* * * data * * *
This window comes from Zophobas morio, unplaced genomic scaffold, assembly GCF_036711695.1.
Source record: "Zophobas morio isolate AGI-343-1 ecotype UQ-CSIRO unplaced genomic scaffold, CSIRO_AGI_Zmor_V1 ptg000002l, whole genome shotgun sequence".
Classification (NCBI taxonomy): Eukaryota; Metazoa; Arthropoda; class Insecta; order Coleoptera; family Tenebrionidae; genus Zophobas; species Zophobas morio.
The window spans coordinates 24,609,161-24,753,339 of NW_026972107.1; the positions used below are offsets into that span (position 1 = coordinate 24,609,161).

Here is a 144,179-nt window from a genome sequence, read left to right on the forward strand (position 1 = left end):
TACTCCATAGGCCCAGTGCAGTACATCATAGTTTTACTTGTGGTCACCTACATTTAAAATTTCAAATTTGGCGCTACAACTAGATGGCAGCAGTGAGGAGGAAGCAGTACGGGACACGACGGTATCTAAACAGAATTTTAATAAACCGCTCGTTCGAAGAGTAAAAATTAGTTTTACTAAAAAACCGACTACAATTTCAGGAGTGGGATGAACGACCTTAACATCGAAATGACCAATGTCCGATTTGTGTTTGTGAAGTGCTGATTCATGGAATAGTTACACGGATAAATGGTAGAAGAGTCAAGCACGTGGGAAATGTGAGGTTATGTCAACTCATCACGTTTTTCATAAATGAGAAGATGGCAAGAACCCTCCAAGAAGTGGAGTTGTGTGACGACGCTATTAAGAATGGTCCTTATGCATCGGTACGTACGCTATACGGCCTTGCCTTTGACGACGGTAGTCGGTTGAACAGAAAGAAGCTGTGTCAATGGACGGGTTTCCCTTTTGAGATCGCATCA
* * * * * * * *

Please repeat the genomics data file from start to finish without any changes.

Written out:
This window comes from Zophobas morio, unplaced genomic scaffold, assembly GCF_036711695.1.
Source record: "Zophobas morio isolate AGI-343-1 ecotype UQ-CSIRO unplaced genomic scaffold, CSIRO_AGI_Zmor_V1 ptg000002l, whole genome shotgun sequence".
Classification (NCBI taxonomy): Eukaryota; Metazoa; Arthropoda; class Insecta; order Coleoptera; family Tenebrionidae; genus Zophobas; species Zophobas morio.
The window spans coordinates 24,609,161-24,753,339 of NW_026972107.1; the positions used below are offsets into that span (position 1 = coordinate 24,609,161).

Here is a 144,179-nt window from a genome sequence, read left to right on the forward strand (position 1 = left end):
TACTCCATAGGCCCAGTGCAGTACATCATAGTTTTACTTGTGGTCACCTACATTTAAAATTTCAAATTTGGCGCTACAACTAGATGGCAGCAGTGAGGAGGAAGCAGTACGGGACACGACGGTATCTAAACAGAATTTTAATAAACCGCTCGTTCGAAGAGTAAAAATTAGTTTTACTAAAAAACCGACTACAATTTCAGGAGTGGGATGAACGACCTTAACATCGAAATGACCAATGTCCGATTTGTGTTTGTGAAGTGCTGATTCATGGAATAGTTACACGGATAAATGGTAGAAGAGTCAAGCACGTGGGAAATGTGAGGTTATGTCAACTCATCACGTTTTTCATAAATGAGAAGATGGCAAGAACCCTCCAAGAAGTGGAGTTGTGTGACGACGCTATTAAGAATGGTCCTTATGCATCGGTACGTACGCTATACGGCCTTGCCTTTGACGACGGTAGTCGGTTGAACAGAAAGAAGCTGTGTCAATGGACGGGTTTCCCTTTTGAGATCGCATCA